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Dream House - Gone! What to do?

(16 Posts)
Purplereign87 Fri 11-Mar-16 19:17:11

Ok, so we viewed a beautiful Victorian semi, which was near to where I grew up and all my friends (I don't see them alot since buying current home). It was a lot of house for our money all others in the area are around £60k + more. However, the next morning an offer was accepted. It needed a fair bit of modernisation, as it was a 'probate' sale? The man had lived there for many years, all the original features were intact etc

This was about 3 weeks ago and we're both still gutted. Have even called the EA this week to establish what's stage they are at and if the vendor would be open to offers. She said I could if I wanted but the survey had been instructed. I also found out that they're first time buyers and I think it swayed me morally.

We're in a shared ownership 2 bed new build. Which although we did love we have outgrown (space wise) and we want to find somewhere to hopefully start a family after trouble conceiving.

Not wishing it upon them but what is the likelihood it will fall through do you think?

Should we put in some sort of 'back up offer'?

Do we just suck it up and move on?

Please help- it's all we think about!

lalalonglegs Fri 11-Mar-16 19:45:06

If it were a house I really wanted, I'm not sure I'd be that worried about the other people grin. However, as you are, and they obviously think that they are getting something of a bargain (although if it hasn't had anything done for years, they may find their £60k "discount" barely touches the sides), they are going to try their damnedest to buy it. You can hope that they get scared off by a nasty survey - they may be of the variety that thinks all it needs is a bit of paint and some new kitchen units and get a bit worried when they see the true extent of the work - but are you in a position to move yourselves? Is your HA place a rental or a shared or full ownership flat that would need to be sold? Do you have an adequate deposit and mortgage in place? Are you prepared to take on a project?

Purplereign87 Fri 11-Mar-16 20:14:56

Lalalonlegs, Thank you for replying, appreciate it. I know, I don't know when I became so 'nice'! We want it. But I guess I believe in karma. It's a project most definitely, new bathroom, kitchen, plenty of plastering but has the potential to be a wonderful home and the option to convert cellars (massive) and loft.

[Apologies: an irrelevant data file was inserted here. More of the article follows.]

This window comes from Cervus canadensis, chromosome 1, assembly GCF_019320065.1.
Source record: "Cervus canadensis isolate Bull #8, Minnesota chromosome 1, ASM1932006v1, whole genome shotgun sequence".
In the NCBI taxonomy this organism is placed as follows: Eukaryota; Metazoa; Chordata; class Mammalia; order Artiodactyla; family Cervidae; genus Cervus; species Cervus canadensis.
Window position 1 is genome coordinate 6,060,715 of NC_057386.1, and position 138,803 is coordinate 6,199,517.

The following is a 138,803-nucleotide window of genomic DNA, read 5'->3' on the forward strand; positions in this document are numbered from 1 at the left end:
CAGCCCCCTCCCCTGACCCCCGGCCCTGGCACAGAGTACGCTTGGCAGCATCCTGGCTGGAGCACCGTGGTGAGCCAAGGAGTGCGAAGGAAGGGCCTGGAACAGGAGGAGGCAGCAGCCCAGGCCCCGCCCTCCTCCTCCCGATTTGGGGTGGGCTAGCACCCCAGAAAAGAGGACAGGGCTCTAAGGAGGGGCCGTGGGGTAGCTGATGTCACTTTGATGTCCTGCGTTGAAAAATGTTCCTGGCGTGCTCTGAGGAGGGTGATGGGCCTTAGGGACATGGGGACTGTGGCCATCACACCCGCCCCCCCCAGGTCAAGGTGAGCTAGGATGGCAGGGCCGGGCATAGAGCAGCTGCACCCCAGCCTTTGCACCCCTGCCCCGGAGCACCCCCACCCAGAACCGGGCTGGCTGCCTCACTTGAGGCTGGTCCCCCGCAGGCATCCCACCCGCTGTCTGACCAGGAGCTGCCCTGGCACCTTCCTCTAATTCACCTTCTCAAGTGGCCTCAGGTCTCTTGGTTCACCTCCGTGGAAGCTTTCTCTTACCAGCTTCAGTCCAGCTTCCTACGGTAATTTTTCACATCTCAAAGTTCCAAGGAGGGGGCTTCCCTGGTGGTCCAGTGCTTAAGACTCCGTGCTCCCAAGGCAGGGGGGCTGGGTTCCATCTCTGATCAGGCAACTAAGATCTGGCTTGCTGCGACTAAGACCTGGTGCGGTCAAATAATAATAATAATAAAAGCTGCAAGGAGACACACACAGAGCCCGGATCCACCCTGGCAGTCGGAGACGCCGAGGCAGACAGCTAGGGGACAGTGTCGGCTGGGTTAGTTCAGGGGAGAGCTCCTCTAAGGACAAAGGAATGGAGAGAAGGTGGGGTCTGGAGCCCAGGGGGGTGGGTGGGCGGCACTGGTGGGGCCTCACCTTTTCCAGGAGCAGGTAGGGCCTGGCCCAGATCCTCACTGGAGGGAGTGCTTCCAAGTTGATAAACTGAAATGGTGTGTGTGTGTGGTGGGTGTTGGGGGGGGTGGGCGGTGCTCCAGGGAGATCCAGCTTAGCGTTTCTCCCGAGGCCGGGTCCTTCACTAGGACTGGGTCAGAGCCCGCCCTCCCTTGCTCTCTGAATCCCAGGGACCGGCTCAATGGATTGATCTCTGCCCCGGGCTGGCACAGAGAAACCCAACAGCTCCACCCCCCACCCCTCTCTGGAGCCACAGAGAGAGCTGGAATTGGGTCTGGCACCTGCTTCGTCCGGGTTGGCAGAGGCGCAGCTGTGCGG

I've been quietly hoping they will get scared off by it. But I don't know what kind of financial situation they're in so....

We have a mortgage on 40% of our current home. Have spoken to the company who owns the other portion and they've advised it'll sell in less than two weeks. We live in a coveted area with great schools (shame really).

Deposit wise, no issues there with money to spare. OH inherited a lump sum recently, making moving a possibility we hadn't dreamt of before. We have a mortgage in principle and our house has been valued but isn't on the market.

OH wants a project and so do I. Although, knowing him he'd get frustrated at some point!

Liara Fri 11-Mar-16 20:17:31

I thought for a probate sale they had to stay open to offers until exchange?

DancingDinosaur Fri 11-Mar-16 20:20:12

I'd put in a back up offer. Definitely.

Purplereign87 Fri 11-Mar-16 20:37:36

I don't know the ins and outs of probate things. All a bit over my head to be honest.

I might draft up some sort of back up offer letter this weekend then and send it recorded. I just wasn't sure if that type of thing was just something Americans did.

A bit new to this house buying lark!

MiniCooperLover Fri 11-Mar-16 22:06:37

Why send a letter? Why not just phone?

Purplereign87 Fri 11-Mar-16 22:28:43

Hi minicooperlover, I have phoned and emailed several times but I'm not entirely confident with them contacting me if it was to come back on the market/ how serious they see me as a buyer. (Sorry I don't know how to tag usernames) blush

Spickle Fri 11-Mar-16 23:32:15